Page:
Take special care when basing employment decisions on background problems that may be more common among people of a certain race, color, national origin, sex, or religion; among people who have a disability; or among people age 40 or older. For example, employers should not use a policy or practice that excludes people with certain criminal records if the policy or practice significantly disadvantages individuals of a particular race, national origin, or another protected characteristic, and does not accurately predict who will be a responsible, reliable, or safe employee.
In legal terms, the policy or practice has a "disparate impact" and is not "job related and consistent with business necessity.
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Some industries have exemptions, such as the trucking industry. The FCRA also requires that employers inform workers if the information in their credit file is being used against them. If a business refuses to offer employment based on a credit report, it must give that reason explicitly, along with the name, phone number and address of the credit reporting bureau that provided the information.
What Types of Background Checks are There?
This allows applicants to correct potential misinformation before a final hiring decision is made. In some industries, such as manufacturing or nuclear energy, drug testing is a legally required safety measure. Most government jobs require drug testing. Some states limit drug testing to industries where it is required by law, while others require businesses to prove that drug use is a legitimate safety concern that therefore requires employee testing.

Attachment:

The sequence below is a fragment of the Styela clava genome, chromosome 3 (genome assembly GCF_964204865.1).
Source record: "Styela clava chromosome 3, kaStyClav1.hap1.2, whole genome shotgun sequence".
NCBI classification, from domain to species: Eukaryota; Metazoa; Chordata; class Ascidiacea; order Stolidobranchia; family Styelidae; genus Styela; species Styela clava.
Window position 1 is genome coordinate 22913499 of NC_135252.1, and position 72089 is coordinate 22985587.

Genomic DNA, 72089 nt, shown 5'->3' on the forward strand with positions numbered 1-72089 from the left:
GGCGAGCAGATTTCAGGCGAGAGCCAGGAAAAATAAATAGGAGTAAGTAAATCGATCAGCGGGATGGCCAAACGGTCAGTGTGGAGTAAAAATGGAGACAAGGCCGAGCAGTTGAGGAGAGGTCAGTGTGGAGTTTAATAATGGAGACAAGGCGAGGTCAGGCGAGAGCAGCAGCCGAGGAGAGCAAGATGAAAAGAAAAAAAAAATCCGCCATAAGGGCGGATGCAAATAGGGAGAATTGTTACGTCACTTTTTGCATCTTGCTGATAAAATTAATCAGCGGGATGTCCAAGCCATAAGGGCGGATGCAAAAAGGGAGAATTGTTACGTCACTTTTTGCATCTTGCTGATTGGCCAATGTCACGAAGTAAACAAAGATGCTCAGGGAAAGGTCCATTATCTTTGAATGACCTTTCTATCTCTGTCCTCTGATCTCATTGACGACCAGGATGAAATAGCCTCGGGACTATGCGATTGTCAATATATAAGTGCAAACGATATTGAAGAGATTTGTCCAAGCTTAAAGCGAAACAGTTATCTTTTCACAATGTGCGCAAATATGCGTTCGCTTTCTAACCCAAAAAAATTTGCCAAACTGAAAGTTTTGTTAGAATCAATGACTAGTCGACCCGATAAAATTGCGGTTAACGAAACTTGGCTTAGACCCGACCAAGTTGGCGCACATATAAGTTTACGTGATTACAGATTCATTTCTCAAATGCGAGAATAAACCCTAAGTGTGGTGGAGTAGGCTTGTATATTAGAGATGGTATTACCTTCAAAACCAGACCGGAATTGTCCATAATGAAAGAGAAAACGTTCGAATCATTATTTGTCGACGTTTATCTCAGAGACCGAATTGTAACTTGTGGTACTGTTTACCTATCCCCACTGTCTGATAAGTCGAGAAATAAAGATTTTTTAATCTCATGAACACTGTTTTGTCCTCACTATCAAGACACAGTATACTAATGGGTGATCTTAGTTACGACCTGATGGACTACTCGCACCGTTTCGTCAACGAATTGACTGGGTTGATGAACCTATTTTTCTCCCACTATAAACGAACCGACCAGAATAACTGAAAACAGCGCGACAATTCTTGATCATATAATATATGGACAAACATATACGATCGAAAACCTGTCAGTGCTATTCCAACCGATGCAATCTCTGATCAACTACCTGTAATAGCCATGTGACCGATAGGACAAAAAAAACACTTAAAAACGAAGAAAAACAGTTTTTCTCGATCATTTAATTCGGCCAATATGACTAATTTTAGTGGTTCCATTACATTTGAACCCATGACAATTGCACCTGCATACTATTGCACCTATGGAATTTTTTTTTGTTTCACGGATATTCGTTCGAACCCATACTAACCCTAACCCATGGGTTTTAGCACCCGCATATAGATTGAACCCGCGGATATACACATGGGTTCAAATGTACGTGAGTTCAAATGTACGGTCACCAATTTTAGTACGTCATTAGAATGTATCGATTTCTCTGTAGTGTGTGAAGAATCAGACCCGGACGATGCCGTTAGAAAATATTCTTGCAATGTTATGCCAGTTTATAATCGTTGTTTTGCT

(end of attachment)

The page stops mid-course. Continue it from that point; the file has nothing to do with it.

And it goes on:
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To be valid in court, drug testing policies must be written down, accessible to employees and applied equally and consistently to all current or potential workers. Potential employees can refuse a drug test as part of a background check. In some states, however, they can be denied employment for that refusal.
Current employees can also refuse drug tests, but they can be fired for that refusal if testing requirements are spelled out in the employer's written policies. In most states, asking an employee about their current or former union status is not a violation of the law. But, warned Meyer, it is almost always inappropriate, and in some states, it could cause legal trouble. In general, union activity is considered a protected right and should not be part of a background check.
Salary checks have recently come under scrutiny because of their effect on pay equity. Many state laws now limit whether an employer can check the previous salary to encourage equal pay for equal work. If an employer asks about previous salary — which is currently or soon will be illegal in New York City, New Orleans, Philadelphia and all of Massachusetts — a potential employee is not obligated to reply.
Under Title VII of the Civil Rights Act , certain protected information should never be a part of a hiring decision for both potential and current employees. Protected information includes age, race, ethnicity, color, sex, religion, national origin, disability, marital status and pregnancy.
It is illegal for an employer to ask about these characteristics during a background check, interview or performance review. Given the information shared online, especially on social media, though, it is possible and likely that a business will accidentally learn about protected characteristics during other parts of a background check. However, it is always illegal for this information to influence employment decisions.
Though federal laws apply to all businesses, state laws vary greatly.
And if you do business in more than one state, it can become confusing to know which laws apply to your situation.